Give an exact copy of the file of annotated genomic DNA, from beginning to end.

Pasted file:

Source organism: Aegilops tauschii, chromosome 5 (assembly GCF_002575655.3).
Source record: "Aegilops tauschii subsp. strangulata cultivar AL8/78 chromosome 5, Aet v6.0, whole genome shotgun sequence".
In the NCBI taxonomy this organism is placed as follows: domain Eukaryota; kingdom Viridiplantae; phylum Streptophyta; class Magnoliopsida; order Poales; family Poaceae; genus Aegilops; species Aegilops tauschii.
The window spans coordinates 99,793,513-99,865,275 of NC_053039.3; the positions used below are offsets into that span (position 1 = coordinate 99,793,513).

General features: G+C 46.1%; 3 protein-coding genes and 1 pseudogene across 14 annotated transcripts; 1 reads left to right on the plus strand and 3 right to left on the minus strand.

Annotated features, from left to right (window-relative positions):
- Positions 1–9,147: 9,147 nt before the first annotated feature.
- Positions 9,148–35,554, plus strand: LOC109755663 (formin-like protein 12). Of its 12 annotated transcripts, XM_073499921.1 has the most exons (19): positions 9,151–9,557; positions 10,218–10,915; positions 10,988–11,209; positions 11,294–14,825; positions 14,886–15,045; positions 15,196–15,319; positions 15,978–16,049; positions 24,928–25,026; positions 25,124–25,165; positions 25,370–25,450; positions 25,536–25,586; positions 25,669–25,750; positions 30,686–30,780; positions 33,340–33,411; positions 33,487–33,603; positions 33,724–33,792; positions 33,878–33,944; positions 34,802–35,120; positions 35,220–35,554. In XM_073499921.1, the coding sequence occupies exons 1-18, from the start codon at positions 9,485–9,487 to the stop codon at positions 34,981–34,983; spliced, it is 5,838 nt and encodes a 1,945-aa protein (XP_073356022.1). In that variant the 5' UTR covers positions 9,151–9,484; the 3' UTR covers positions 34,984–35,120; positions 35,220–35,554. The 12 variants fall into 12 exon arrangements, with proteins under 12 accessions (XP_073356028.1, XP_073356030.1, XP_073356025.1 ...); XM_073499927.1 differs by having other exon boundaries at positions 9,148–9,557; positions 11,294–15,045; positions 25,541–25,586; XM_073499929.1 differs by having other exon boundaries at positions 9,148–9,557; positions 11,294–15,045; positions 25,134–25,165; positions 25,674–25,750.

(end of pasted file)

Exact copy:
Source organism: Aegilops tauschii, chromosome 5 (assembly GCF_002575655.3).
Source record: "Aegilops tauschii subsp. strangulata cultivar AL8/78 chromosome 5, Aet v6.0, whole genome shotgun sequence".
In the NCBI taxonomy this organism is placed as follows: domain Eukaryota; kingdom Viridiplantae; phylum Streptophyta; class Magnoliopsida; order Poales; family Poaceae; genus Aegilops; species Aegilops tauschii.
The window spans coordinates 99,793,513-99,865,275 of NC_053039.3; the positions used below are offsets into that span (position 1 = coordinate 99,793,513).

General features: G+C 46.1%; 3 protein-coding genes and 1 pseudogene across 14 annotated transcripts; 1 reads left to right on the plus strand and 3 right to left on the minus strand.

Annotated features, from left to right (window-relative positions):
- Positions 1–9,147: 9,147 nt before the first annotated feature.
- Positions 9,148–35,554, plus strand: LOC109755663 (formin-like protein 12). Of its 12 annotated transcripts, XM_073499921.1 has the most exons (19): positions 9,151–9,557; positions 10,218–10,915; positions 10,988–11,209; positions 11,294–14,825; positions 14,886–15,045; positions 15,196–15,319; positions 15,978–16,049; positions 24,928–25,026; positions 25,124–25,165; positions 25,370–25,450; positions 25,536–25,586; positions 25,669–25,750; positions 30,686–30,780; positions 33,340–33,411; positions 33,487–33,603; positions 33,724–33,792; positions 33,878–33,944; positions 34,802–35,120; positions 35,220–35,554. In XM_073499921.1, the coding sequence occupies exons 1-18, from the start codon at positions 9,485–9,487 to the stop codon at positions 34,981–34,983; spliced, it is 5,838 nt and encodes a 1,945-aa protein (XP_073356022.1). In that variant the 5' UTR covers positions 9,151–9,484; the 3' UTR covers positions 34,984–35,120; positions 35,220–35,554. The 12 variants fall into 12 exon arrangements, with proteins under 12 accessions (XP_073356028.1, XP_073356030.1, XP_073356025.1 ...); XM_073499927.1 differs by having other exon boundaries at positions 9,148–9,557; positions 11,294–15,045; positions 25,541–25,586; XM_073499929.1 differs by having other exon boundaries at positions 9,148–9,557; positions 11,294–15,045; positions 25,134–25,165; positions 25,674–25,750.